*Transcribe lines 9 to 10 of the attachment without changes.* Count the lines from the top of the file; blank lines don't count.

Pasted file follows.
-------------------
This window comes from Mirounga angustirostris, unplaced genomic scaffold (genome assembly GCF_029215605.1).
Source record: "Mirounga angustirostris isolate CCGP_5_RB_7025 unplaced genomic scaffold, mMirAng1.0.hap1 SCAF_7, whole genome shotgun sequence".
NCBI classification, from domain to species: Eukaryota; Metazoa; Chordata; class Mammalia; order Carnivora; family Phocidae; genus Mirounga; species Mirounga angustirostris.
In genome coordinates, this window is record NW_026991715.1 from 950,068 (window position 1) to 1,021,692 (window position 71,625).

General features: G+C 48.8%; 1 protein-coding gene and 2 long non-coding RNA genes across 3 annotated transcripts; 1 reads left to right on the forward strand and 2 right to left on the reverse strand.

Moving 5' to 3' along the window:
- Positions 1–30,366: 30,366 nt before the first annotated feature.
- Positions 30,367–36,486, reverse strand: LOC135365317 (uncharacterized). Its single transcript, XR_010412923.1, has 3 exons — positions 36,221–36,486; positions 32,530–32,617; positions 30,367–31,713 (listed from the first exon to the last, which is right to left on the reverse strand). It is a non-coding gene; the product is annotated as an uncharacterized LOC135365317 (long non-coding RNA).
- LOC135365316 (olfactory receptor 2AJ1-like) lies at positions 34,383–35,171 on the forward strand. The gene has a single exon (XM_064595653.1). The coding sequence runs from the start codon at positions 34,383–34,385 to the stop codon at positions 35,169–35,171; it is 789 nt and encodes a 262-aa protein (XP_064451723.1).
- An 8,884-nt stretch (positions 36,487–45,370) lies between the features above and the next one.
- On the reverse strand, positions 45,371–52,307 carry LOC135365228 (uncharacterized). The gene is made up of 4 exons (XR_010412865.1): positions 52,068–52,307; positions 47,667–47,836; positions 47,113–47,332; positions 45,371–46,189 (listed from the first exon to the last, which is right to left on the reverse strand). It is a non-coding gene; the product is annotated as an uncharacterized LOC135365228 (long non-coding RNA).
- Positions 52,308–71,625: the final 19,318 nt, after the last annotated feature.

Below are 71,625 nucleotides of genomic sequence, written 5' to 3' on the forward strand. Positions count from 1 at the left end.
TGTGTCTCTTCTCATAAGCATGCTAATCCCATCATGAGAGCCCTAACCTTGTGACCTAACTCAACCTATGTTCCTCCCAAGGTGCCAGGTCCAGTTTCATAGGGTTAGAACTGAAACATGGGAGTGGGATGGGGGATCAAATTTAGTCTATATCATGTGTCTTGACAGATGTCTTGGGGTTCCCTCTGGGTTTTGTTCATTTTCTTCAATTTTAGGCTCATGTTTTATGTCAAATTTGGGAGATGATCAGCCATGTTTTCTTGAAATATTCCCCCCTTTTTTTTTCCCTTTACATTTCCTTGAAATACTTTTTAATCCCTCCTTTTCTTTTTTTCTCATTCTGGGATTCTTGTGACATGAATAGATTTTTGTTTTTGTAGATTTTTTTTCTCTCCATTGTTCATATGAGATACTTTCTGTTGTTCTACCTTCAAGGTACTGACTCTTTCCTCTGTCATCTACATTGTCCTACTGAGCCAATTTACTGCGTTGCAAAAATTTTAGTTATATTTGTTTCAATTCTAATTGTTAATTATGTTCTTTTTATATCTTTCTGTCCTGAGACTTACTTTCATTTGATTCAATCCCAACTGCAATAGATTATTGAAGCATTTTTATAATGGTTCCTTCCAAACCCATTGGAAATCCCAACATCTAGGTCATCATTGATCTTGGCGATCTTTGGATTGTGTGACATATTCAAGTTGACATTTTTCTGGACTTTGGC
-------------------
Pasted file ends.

- LOC135365316 (olfactory receptor 2AJ1-like) lies at positions 34,383–35,171 on the forward strand. The gene has a single exon (XM_064595653.1). The coding sequence runs from the start codon at positions 34,383–34,385 to the stop codon at positions 35,169–35,171; it is 789 nt and encodes a 262-aa protein (XP_064451723.1).
- An 8,884-nt stretch (positions 36,487–45,370) lies between the features above and the next one.